"Ça c'est une chanson que j'aurais vraiment aimé ne pas avoir écrite." -- Barbara

          by FogCityJohn on Wed Apr 23, 2014 at 09:52:37 AM PDT

          [ Parent ]

    •  It's a patch. (0+ / 0-)

      It's an important patch while we address the deeper issue.
      However, I do recognize that this case, as is, makes it next to impossible for AA to survive as is.
      For one, we're not talking about a constitutionally suspect policy that has voter support (or voter don't care), as it was with (Grutter v. Bollinger). All SC at the time needed is to find a reason to say that Constitution doesn't forbid it.

      We're talking about a law, passed by voters, to ban said action and the SC having to find a reason to forbid that law.

  •  Statistics (2+ / 0-)
    Recommended by:
    a2nite, ozsea1

    Proof that SCOTUS is wrong are statistics beginning with those in jail.  Next comes unemployment and chronic poverty in ethnic areas.  SCOTUS doesn't care about race discrimination.  Sotomayer, Kagen and Ginsburg are minorities. Those here who approve of SCOTUS have probably never experienced personal rejection due to race or prejudice.  Before Reagan Asians in the Bay Area who always hire Asians would be asked to modify their hiring practices.  Since Reagan government has been gutted with the  hope of "white power" that wins elections for Republicans.

  •  Everybody talks about blacks not getting into (4+ / 0-)

    college and I guess I sympathize to an extent, but I want to know what a rich white man has got to do to get into prison where all of your living expenses are paid, including healthcare and cable.  Seriously, rich white men are underrepresented in prison because blacks get special priviliges ahead of the pack in prison admissions.  

  •  Thanks nt (0+ / 0-)

    nosotros no somos estúpidos

    by a2nite on Wed Apr 23, 2014 at 05:21:47 AM PDT

  •  Poll is misleading (0+ / 0-)

    See Breyer's concurrence.  I think Michigan probably can pass an amendment to bar racial preferences in admissions, but that doesn't mean that Michigan should.  

    Difficult, difficult, lemon difficult.

    by Loge on Wed Apr 23, 2014 at 06:07:52 AM PDT

  •  Sometimes, I ruminate on (0+ / 0-)

    what will happen with affirmative action when whites are the minority population in the U.S.  I would assume that a lot of people currently against it will change their minds.  Who knows.

    But that day is coming, and not too many decades from now.  We might not live to see it but our kids will.

  •  It seems to me (1+ / 0-)
    Recommended by:
    pat bunny

    that a lot of people think that GPA and/or standardized test scores should be the one and only metric by which applicants are judged wrt college admissions. My question is, why? And those very same folks, strangely, are usually OK with "legacy" admissions policies as well as preferences for children of major donors. Again, why? Neither of these criteria have any bearing on aptitude or prospects for success.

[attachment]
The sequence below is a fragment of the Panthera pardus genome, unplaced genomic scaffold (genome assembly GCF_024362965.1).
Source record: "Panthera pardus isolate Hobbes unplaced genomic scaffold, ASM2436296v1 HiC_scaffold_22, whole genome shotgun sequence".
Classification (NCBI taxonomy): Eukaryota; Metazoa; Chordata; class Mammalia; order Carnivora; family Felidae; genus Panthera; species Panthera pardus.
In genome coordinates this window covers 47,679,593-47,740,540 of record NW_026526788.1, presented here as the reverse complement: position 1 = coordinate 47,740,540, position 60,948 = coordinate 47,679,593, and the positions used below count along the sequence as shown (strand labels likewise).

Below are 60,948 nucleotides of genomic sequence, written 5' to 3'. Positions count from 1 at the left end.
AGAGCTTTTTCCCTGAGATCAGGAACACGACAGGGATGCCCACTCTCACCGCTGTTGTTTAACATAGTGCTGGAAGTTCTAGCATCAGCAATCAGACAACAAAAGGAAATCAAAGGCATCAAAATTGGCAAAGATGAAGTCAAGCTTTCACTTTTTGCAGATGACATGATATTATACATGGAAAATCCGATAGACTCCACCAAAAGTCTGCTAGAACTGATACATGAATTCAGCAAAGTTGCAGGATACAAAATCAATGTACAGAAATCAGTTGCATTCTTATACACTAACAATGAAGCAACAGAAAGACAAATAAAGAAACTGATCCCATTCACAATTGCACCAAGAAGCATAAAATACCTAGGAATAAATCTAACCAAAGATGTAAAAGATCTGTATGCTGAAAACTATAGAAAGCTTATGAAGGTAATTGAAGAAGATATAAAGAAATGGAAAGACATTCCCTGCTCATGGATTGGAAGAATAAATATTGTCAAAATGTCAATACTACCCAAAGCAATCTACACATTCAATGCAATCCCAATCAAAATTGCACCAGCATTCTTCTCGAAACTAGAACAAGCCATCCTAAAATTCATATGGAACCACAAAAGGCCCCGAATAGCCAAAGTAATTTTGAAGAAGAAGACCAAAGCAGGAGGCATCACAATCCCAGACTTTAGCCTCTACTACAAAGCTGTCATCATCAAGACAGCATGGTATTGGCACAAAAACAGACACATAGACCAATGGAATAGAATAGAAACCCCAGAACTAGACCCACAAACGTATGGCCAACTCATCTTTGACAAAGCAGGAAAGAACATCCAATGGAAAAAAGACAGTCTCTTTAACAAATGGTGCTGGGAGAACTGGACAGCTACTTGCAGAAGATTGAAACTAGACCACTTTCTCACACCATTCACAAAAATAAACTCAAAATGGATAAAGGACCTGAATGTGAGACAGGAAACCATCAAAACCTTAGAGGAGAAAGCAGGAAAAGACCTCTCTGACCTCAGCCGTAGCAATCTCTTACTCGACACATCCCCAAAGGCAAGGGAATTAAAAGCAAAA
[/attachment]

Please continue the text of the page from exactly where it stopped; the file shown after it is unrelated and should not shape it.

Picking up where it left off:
"A lie is not the other side of a story; it's just a lie."

    by happy camper on Wed Apr 23, 2014 at 06:25:34 AM PDT

  •  another success for rw radio (1+ / 0-)
    Recommended by:
    aznavy

    This is a list of 76 universities for Rush Limbaugh that endorse global warming denial, racism, sexism, and GOP lies by broadcasting sports on over 170 Limbaugh radio stations.

    by certainot on Wed Apr 23, 2014 at 06:42:33 AM PDT

    •  years and years in the making. coordinated (1+ / 0-)
      Recommended by:
      aznavy

      unchallenged repetition of pure bullshit from 1200 radio stations to 50 million people a week made this possible more than any other factor.

      including 'electing' the 'president' who put alito and roberts through, and 'fluking' anita hill to get clarence thomas through

      This is a list of 76 universities for Rush Limbaugh that endorse global warming denial, racism, sexism, and GOP lies by broadcasting sports on over 170 Limbaugh radio stations.

      by certainot on Wed Apr 23, 2014 at 06:46:01 AM PDT

      [ Parent ]

      •  kkk-lite radio -the rationalizations used for (0+ / 0-)

        decades on RW radio to create the constituencies and  basis for bringing this to the supremes and arguing for it are racist crap, and the it makes the fact that over 100 of our major universities and colleges broadcast sports on these kkk-lite stations with the excuse they dont endorse them is outrageous and unacceptable.

        This is a list of 76 universities for Rush Limbaugh that endorse global warming denial, racism, sexism, and GOP lies by broadcasting sports on over 170 Limbaugh radio stations.

        by certainot on Wed Apr 23, 2014 at 07:33:28 AM PDT

        [ Parent ]

  •  Noted with irony - one of the best texts on AA (2+ / 0-)
    Recommended by:
    pat bunny, aznavy

    (Affirmative Action) policies and the benefits they can bring to an institution of higher learning was written by Umich alum Dr. James L. Curtis. (PDF) His writing focused on medical school admissions.

    It is worth reading the publicly available outtake from the entire book for the clarity with which some myths about affirmative action are punctured.